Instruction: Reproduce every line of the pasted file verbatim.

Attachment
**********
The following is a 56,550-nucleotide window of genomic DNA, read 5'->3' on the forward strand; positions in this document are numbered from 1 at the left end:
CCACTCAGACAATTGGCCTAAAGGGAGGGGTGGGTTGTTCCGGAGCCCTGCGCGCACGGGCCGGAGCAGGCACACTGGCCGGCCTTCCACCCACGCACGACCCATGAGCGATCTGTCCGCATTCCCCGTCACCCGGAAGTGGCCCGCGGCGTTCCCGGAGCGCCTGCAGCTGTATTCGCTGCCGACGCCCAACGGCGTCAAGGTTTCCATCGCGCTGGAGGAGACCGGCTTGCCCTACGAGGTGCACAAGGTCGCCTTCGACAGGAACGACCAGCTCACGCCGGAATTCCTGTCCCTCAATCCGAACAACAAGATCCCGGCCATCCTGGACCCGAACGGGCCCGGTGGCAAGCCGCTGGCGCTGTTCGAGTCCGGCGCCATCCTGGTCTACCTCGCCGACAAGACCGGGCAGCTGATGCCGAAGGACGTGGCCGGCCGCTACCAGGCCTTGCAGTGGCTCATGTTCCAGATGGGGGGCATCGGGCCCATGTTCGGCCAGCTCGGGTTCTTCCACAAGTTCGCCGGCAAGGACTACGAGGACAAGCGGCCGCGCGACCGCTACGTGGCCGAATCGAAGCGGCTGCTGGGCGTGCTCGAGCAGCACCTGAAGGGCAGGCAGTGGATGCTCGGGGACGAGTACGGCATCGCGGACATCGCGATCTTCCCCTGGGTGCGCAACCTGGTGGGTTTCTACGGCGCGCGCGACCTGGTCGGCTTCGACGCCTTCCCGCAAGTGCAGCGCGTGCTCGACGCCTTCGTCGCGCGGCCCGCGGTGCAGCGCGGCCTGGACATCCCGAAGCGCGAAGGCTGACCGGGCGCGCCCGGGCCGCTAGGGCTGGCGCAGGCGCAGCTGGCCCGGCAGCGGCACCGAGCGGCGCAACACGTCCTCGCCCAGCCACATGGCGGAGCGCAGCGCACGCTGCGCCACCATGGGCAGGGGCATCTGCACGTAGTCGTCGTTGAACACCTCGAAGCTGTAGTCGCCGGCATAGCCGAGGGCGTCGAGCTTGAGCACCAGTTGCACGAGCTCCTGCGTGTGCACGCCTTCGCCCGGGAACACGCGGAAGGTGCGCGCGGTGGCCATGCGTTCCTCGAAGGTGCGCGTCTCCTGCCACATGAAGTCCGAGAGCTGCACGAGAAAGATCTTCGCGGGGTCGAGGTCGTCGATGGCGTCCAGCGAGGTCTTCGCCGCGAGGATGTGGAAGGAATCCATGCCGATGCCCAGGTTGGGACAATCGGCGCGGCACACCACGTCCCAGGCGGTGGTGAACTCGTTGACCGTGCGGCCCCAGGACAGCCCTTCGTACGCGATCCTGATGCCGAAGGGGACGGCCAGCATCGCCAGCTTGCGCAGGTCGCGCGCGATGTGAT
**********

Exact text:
The following is a 56,550-nucleotide window of genomic DNA, read 5'->3' on the forward strand; positions in this document are numbered from 1 at the left end:
CCACTCAGACAATTGGCCTAAAGGGAGGGGTGGGTTGTTCCGGAGCCCTGCGCGCACGGGCCGGAGCAGGCACACTGGCCGGCCTTCCACCCACGCACGACCCATGAGCGATCTGTCCGCATTCCCCGTCACCCGGAAGTGGCCCGCGGCGTTCCCGGAGCGCCTGCAGCTGTATTCGCTGCCGACGCCCAACGGCGTCAAGGTTTCCATCGCGCTGGAGGAGACCGGCTTGCCCTACGAGGTGCACAAGGTCGCCTTCGACAGGAACGACCAGCTCACGCCGGAATTCCTGTCCCTCAATCCGAACAACAAGATCCCGGCCATCCTGGACCCGAACGGGCCCGGTGGCAAGCCGCTGGCGCTGTTCGAGTCCGGCGCCATCCTGGTCTACCTCGCCGACAAGACCGGGCAGCTGATGCCGAAGGACGTGGCCGGCCGCTACCAGGCCTTGCAGTGGCTCATGTTCCAGATGGGGGGCATCGGGCCCATGTTCGGCCAGCTCGGGTTCTTCCACAAGTTCGCCGGCAAGGACTACGAGGACAAGCGGCCGCGCGACCGCTACGTGGCCGAATCGAAGCGGCTGCTGGGCGTGCTCGAGCAGCACCTGAAGGGCAGGCAGTGGATGCTCGGGGACGAGTACGGCATCGCGGACATCGCGATCTTCCCCTGGGTGCGCAACCTGGTGGGTTTCTACGGCGCGCGCGACCTGGTCGGCTTCGACGCCTTCCCGCAAGTGCAGCGCGTGCTCGACGCCTTCGTCGCGCGGCCCGCGGTGCAGCGCGGCCTGGACATCCCGAAGCGCGAAGGCTGACCGGGCGCGCCCGGGCCGCTAGGGCTGGCGCAGGCGCAGCTGGCCCGGCAGCGGCACCGAGCGGCGCAACACGTCCTCGCCCAGCCACATGGCGGAGCGCAGCGCACGCTGCGCCACCATGGGCAGGGGCATCTGCACGTAGTCGTCGTTGAACACCTCGAAGCTGTAGTCGCCGGCATAGCCGAGGGCGTCGAGCTTGAGCACCAGTTGCACGAGCTCCTGCGTGTGCACGCCTTCGCCCGGGAACACGCGGAAGGTGCGCGCGGTGGCCATGCGTTCCTCGAAGGTGCGCGTCTCCTGCCACATGAAGTCCGAGAGCTGCACGAGAAAGATCTTCGCGGGGTCGAGGTCGTCGATGGCGTCCAGCGAGGTCTTCGCCGCGAGGATGTGGAAGGAATCCATGCCGATGCCCAGGTTGGGACAATCGGCGCGGCACACCACGTCCCAGGCGGTGGTGAACTCGTTGACCGTGCGGCCCCAGGACAGCCCTTCGTACGCGATCCTGATGCCGAAGGGGACGGCCAGCATCGCCAGCTTGCGCAGGTCGCGCGCGATGTGAT